Q) I worked as a buyer-secretary for four years at a small firm in Los Angeles. My boss has always taken advantage of me. For instance, she had me do all the boring secretarial work and make all the difficult phone calls. Meanwhile, she took long lunch hours, leaving me to cover her desk in addition to mine.
I finally had enough of this, and I complained. My boss went to the personnel department and her manager, and they then harassed me for a year, threatening me with termination.
Then, recently, I was given a very low raise. I let them know that I deserved more and that I was upset. When the dust settled, they terminated me.
I was a dedicated, conscientious employee. What should I do?
A) At this point, all you can do is look for a job elsewhere.
But before you approach potential employers with your story, think things over. You might have contributed to your problems more than you want to believe.
I have a hunch that your boss would not describe you as a "dedicated and conscientious employee." Instead, she might characterize you as a chronic complainer who is more concerned with other people's lunch hours than with getting her own work done.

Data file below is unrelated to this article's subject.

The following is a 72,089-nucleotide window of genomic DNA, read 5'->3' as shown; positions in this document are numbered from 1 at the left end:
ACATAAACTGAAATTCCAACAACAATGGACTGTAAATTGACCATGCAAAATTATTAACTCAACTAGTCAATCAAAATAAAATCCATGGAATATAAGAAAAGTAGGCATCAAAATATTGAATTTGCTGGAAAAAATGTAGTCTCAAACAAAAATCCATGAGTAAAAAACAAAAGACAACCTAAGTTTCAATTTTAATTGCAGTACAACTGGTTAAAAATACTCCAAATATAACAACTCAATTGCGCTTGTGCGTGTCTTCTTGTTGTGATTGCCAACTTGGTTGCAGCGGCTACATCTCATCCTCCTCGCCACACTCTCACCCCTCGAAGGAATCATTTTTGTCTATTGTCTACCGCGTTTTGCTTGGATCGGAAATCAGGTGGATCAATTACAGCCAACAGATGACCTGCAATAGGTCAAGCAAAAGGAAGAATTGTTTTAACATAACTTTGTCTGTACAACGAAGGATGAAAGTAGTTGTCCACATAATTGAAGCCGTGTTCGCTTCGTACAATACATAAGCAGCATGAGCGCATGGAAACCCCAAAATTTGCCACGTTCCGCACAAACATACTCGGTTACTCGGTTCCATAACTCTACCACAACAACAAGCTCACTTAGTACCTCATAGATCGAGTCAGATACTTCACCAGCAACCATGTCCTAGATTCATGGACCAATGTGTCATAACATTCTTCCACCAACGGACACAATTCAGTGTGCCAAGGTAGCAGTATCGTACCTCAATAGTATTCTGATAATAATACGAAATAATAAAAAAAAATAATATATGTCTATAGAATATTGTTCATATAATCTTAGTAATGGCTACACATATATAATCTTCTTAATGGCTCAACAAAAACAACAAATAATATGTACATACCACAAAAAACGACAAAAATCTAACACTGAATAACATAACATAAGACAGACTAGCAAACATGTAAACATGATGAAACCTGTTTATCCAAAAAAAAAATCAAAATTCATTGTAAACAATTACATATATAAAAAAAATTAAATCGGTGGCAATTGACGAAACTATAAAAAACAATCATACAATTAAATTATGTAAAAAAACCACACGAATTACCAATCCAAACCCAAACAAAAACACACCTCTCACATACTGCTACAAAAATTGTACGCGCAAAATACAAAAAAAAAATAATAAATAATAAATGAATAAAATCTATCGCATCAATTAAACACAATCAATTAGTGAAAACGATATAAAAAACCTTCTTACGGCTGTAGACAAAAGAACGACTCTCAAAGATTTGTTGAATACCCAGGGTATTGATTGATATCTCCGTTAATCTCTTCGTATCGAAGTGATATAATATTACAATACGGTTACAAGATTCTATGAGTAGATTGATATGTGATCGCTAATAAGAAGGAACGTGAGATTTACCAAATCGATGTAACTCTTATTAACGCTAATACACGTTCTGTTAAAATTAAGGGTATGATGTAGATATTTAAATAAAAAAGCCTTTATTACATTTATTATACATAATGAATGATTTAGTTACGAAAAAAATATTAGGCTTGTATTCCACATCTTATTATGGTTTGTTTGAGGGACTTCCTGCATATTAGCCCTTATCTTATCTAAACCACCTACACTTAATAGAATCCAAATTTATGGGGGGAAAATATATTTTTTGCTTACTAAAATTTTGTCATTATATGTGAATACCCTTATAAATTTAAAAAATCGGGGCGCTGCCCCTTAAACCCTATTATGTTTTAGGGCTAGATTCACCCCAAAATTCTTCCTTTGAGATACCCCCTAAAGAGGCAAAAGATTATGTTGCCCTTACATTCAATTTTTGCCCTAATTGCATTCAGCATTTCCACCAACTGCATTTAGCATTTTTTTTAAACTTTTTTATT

You don't say what your boss and the personnel department told you when they threatened you with termination for a year.
Perhaps they would maintain that they told you that you needed to get your act together and that unless you did, they would have to let you go.
If you don't face up to the full reality of what happened to you and why, not only will you make a future employer uneasy, but you also are likely to repeat this unfortunate experience at your new place of work.
Q) I work in the Santa Clara valley of California. I find that more and more companies here are broadening their definition of who they include in company benefit plans. Specifically, I am talking about the trend to cover "significant others" -- nonrelatives who are dependents of employees.
Given that companies can spend just so much on employee benefits, is this fair to all employees?
A) As you point out, structuring benefit plans is basically an exercise in allocating funds. There are always more candidates for benefits than there is money, so the interest of one group of employees inevitably has to be weighed against the interest of others.
In light of this, it is clear that a line must be drawn some place when it comes to coverage.
In my view, covering dependents who are not relatives opens up a Pandora's box because such a group would be extremely difficult to define.
I favor a policy that focuses on relatives who are clearly defined by the law: spouses and dependent children.
Andrew Grove is president of Intel Corp. of Santa Clara, Calif., author of the books "High Output Management and "One-on-One with Andy Grove," and a frequent lecturer on management. Please send questions to him in care of the San Jose Mercury News, Business News Department, 750 Ridder Park Drive, San Jose, Calif., 95190.